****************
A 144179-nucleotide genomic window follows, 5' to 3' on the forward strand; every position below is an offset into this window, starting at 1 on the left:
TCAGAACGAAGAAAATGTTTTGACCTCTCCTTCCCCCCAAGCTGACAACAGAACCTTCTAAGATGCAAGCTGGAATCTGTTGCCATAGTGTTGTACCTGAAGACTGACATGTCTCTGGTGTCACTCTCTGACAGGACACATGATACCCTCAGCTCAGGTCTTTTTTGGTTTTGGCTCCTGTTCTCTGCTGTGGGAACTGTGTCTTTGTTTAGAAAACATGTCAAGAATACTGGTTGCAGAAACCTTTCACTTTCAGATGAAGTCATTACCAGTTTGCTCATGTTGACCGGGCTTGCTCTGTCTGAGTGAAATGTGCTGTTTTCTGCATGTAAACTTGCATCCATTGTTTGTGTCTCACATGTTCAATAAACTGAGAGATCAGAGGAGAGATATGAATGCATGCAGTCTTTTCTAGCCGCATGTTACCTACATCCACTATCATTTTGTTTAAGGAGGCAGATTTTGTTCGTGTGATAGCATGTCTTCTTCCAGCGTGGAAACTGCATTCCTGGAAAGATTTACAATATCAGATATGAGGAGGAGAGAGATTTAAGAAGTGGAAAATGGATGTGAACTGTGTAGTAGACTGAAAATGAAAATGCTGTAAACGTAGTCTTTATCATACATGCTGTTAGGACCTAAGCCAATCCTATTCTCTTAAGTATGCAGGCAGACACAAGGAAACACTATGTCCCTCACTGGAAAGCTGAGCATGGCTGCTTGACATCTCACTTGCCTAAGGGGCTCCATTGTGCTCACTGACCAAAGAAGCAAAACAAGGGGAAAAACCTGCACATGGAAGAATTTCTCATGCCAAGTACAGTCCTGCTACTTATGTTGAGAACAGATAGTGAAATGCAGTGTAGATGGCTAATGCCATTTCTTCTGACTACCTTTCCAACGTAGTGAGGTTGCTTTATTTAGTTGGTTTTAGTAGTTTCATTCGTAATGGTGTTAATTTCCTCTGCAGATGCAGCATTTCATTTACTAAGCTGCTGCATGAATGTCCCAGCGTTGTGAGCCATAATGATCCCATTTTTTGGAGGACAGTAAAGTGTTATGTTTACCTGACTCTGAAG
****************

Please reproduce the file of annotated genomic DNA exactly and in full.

A 144179-nucleotide genomic window follows, 5' to 3' on the forward strand; every position below is an offset into this window, starting at 1 on the left:
TCAGAACGAAGAAAATGTTTTGACCTCTCCTTCCCCCCAAGCTGACAACAGAACCTTCTAAGATGCAAGCTGGAATCTGTTGCCATAGTGTTGTACCTGAAGACTGACATGTCTCTGGTGTCACTCTCTGACAGGACACATGATACCCTCAGCTCAGGTCTTTTTTGGTTTTGGCTCCTGTTCTCTGCTGTGGGAACTGTGTCTTTGTTTAGAAAACATGTCAAGAATACTGGTTGCAGAAACCTTTCACTTTCAGATGAAGTCATTACCAGTTTGCTCATGTTGACCGGGCTTGCTCTGTCTGAGTGAAATGTGCTGTTTTCTGCATGTAAACTTGCATCCATTGTTTGTGTCTCACATGTTCAATAAACTGAGAGATCAGAGGAGAGATATGAATGCATGCAGTCTTTTCTAGCCGCATGTTACCTACATCCACTATCATTTTGTTTAAGGAGGCAGATTTTGTTCGTGTGATAGCATGTCTTCTTCCAGCGTGGAAACTGCATTCCTGGAAAGATTTACAATATCAGATATGAGGAGGAGAGAGATTTAAGAAGTGGAAAATGGATGTGAACTGTGTAGTAGACTGAAAATGAAAATGCTGTAAACGTAGTCTTTATCATACATGCTGTTAGGACCTAAGCCAATCCTATTCTCTTAAGTATGCAGGCAGACACAAGGAAACACTATGTCCCTCACTGGAAAGCTGAGCATGGCTGCTTGACATCTCACTTGCCTAAGGGGCTCCATTGTGCTCACTGACCAAAGAAGCAAAACAAGGGGAAAAACCTGCACATGGAAGAATTTCTCATGCCAAGTACAGTCCTGCTACTTATGTTGAGAACAGATAGTGAAATGCAGTGTAGATGGCTAATGCCATTTCTTCTGACTACCTTTCCAACGTAGTGAGGTTGCTTTATTTAGTTGGTTTTAGTAGTTTCATTCGTAATGGTGTTAATTTCCTCTGCAGATGCAGCATTTCATTTACTAAGCTGCTGCATGAATGTCCCAGCGTTGTGAGCCATAATGATCCCATTTTTTGGAGGACAGTAAAGTGTTATGTTTACCTGACTCTGAAG